For general info on building wire struts, check out the Building Wire Cabane Struts article first.
I think it’s a good idea to make the solder joints in your landing gear while the struts are attached to the fuselage, because the fuselage provides a good anchor for holding everything straight. I think it’s also a good idea to make the final bends in the wires as the landing gear is being assembled, rather than prebending everything. Here’s a photo of the two wires attached to the fuselage. Notice that each wire is bent in only two places. These initial bends were made with a K&S wire bender. If you are going to make struts for multiple airplanes, I strongly recommend getting this tool.
The axle will be made by bending the end of the longer strut. Don’t worry about that now. You can see the black mark where the axle will be bent. Use this mark as a guide for bracing strut placement.
The last half inch of the bracing strut will be bent to match the angle of the axle strut. First, observe which way you need to bend the brace.
Then, while keeping the wire in approximately the same position, bend the end of it to the correct angle.
My favorite tool for bending landing gear wire (other than the K&S bender clamped in a vise) is a pair of crescent wrenches. It takes some practice, but it works. For this project I am bending 1/8″ wire, which takes a bit of effort but is actually pretty easy. 3/32″ wire is a piece of cake. 5/32″ wire is challenging, but I can still do it with big wrenches. Anything bigger than that, and I suggest putting it in the K&S bender. You can still do this with the wire attached to the plane, because as the wire gets bigger, the struts also get longer, so you should have adequate clearance. If you don’t have enough clearance, place a mark on the wire on the side in the direction that the end will be bent. Then you can take it off the plane and be fairly certain that you will bend it the right direction.
Now that the end of the brace is bent to the correct angle, the wires are cleaned with acetone, the mark is replaced with a Sharpie marker, and the joint is wrapped with copper wire.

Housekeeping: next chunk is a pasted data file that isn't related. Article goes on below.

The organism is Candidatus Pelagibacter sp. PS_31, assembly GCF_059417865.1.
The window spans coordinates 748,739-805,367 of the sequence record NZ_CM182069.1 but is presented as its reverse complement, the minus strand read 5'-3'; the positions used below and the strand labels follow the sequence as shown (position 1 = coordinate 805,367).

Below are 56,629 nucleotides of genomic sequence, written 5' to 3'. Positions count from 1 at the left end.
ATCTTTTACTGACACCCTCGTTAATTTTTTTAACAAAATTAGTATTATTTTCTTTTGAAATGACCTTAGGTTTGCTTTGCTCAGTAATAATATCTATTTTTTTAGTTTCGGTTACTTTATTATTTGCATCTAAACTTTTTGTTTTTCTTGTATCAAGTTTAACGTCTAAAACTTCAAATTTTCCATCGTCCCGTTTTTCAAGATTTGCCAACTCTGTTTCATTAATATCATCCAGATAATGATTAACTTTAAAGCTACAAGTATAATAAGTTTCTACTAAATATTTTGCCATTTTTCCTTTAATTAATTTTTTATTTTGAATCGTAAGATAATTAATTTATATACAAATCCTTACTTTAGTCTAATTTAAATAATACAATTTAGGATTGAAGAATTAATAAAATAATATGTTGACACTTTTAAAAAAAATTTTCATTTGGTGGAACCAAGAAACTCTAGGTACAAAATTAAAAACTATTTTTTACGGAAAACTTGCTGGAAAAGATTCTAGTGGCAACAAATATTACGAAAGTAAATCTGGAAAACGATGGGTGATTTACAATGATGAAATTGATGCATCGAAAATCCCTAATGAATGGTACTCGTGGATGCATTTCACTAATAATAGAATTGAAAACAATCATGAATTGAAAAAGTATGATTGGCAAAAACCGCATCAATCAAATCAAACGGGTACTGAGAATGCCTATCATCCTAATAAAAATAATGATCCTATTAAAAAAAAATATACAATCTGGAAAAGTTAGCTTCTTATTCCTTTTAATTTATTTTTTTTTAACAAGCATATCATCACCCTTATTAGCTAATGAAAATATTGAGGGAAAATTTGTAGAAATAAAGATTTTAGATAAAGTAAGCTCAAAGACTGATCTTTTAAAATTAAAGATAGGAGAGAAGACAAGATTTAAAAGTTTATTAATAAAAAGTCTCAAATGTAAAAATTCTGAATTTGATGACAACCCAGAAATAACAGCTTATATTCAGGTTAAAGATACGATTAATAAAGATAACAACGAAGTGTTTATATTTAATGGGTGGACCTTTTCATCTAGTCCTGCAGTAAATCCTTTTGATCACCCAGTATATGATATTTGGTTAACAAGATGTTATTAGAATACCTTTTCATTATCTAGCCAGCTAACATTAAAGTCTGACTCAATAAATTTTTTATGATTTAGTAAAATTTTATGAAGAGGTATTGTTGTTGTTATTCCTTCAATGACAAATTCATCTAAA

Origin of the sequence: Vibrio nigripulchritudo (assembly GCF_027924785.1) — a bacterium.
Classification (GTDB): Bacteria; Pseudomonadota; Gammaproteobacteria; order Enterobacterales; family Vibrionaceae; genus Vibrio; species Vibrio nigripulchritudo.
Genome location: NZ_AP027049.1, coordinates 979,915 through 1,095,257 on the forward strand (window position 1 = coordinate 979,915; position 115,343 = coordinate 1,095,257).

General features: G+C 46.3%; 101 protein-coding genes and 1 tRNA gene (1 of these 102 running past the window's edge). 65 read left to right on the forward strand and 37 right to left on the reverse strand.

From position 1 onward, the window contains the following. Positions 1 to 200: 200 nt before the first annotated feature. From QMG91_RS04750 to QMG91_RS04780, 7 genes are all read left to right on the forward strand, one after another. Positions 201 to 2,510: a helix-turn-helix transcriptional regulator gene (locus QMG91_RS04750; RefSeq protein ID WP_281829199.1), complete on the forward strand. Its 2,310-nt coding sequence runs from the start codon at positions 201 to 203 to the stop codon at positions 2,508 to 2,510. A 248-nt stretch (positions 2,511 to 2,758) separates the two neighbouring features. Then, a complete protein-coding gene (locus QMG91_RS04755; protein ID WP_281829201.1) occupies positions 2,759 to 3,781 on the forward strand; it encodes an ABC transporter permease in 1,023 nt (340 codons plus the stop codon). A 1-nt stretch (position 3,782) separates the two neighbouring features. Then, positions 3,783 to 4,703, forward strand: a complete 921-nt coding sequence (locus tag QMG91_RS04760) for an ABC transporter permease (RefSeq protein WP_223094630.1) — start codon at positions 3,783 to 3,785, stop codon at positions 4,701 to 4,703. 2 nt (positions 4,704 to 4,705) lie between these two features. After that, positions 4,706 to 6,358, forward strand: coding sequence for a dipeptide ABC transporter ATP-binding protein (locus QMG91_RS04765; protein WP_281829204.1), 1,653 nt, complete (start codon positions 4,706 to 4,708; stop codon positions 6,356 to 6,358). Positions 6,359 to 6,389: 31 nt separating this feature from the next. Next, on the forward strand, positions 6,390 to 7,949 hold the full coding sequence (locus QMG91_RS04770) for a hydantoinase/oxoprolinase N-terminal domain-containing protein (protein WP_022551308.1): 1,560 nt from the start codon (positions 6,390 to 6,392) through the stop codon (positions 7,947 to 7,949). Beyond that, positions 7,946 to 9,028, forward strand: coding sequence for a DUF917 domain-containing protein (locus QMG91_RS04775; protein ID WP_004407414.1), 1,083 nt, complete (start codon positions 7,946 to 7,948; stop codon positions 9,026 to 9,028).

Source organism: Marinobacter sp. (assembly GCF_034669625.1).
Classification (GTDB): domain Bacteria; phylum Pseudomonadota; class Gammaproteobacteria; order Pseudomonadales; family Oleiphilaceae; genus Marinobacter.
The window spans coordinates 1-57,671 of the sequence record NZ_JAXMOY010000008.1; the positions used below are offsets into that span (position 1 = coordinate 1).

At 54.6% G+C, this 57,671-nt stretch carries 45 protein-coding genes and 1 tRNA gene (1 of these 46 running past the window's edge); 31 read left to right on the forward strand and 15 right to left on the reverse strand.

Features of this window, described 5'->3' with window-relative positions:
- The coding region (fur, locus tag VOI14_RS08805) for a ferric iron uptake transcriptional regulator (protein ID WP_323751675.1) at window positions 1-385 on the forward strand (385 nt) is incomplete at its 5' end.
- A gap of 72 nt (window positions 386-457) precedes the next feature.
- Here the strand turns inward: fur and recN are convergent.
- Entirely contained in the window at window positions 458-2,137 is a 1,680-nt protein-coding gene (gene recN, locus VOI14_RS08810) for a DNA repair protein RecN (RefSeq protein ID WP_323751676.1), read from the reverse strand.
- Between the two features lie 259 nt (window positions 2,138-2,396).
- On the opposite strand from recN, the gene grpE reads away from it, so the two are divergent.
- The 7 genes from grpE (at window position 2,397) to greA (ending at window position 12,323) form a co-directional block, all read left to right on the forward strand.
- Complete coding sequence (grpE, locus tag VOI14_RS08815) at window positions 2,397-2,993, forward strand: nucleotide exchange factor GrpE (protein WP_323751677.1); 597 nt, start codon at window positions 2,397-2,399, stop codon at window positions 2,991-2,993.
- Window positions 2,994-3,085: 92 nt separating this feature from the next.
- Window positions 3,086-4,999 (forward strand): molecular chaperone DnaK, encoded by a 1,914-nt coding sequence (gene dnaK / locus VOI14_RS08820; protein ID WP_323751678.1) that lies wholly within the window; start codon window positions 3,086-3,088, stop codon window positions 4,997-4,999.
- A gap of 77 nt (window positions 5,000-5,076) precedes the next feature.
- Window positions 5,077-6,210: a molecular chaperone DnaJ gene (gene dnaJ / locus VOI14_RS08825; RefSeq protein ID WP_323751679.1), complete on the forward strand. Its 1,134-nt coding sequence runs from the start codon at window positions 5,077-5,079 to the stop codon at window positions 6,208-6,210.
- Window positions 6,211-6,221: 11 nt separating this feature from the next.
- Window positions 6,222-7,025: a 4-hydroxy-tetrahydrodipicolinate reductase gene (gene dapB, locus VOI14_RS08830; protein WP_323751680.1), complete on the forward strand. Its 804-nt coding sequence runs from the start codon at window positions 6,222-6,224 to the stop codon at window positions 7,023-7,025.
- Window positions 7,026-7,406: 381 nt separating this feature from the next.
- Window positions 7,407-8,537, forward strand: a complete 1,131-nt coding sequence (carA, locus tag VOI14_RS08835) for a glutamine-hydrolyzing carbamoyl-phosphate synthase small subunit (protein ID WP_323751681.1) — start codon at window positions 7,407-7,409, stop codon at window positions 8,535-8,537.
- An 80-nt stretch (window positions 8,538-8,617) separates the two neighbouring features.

If you move on to the second joint without soldering the first, the first one will get all out of whack, so it’s a good idea to solder the first joint before doing anything else.
Next the other side is bent, cleaned, and wrapped.
After soldering, this is what the landing gear looks like when the model is upright.
The axle needs to be bent into place. The reason why I save this step for last is because it’s kind of hard to get the axle in exactly the right orientation before you see where the landing gear is going to end up. Now that everything is in place on the plane, it’s a lot easier to just stick a wrench on it and bend it into place. It needs to have a bit of toe-in, and a bit of camber.
Now the wheels are added.
To my eye, the camber looks like a bit much, so I’ll probably be adjusting the axles a bit. The more you bend them and re-bend them, the more they bend by themselves when you land, so try to get it right on the first few tries.
As you can see, this is a cheap, quick, easy project. I didn’t go out of my way to make it perfect. It’s just for demonstration purposes (actually I’ll be using it on this plane even though it’s not perfect). If you are a perfectionist, you can bend your struts a lot prettier than the ones in my photos. I did a landing gear for a Big John biplane that were really beautiful. The struts were straight, the bends were crisp, and it even included bungee cords (rubber bands) for suspension. I think it’s a lot more fun than just slapping a factory made aluminum landing gear on the plane.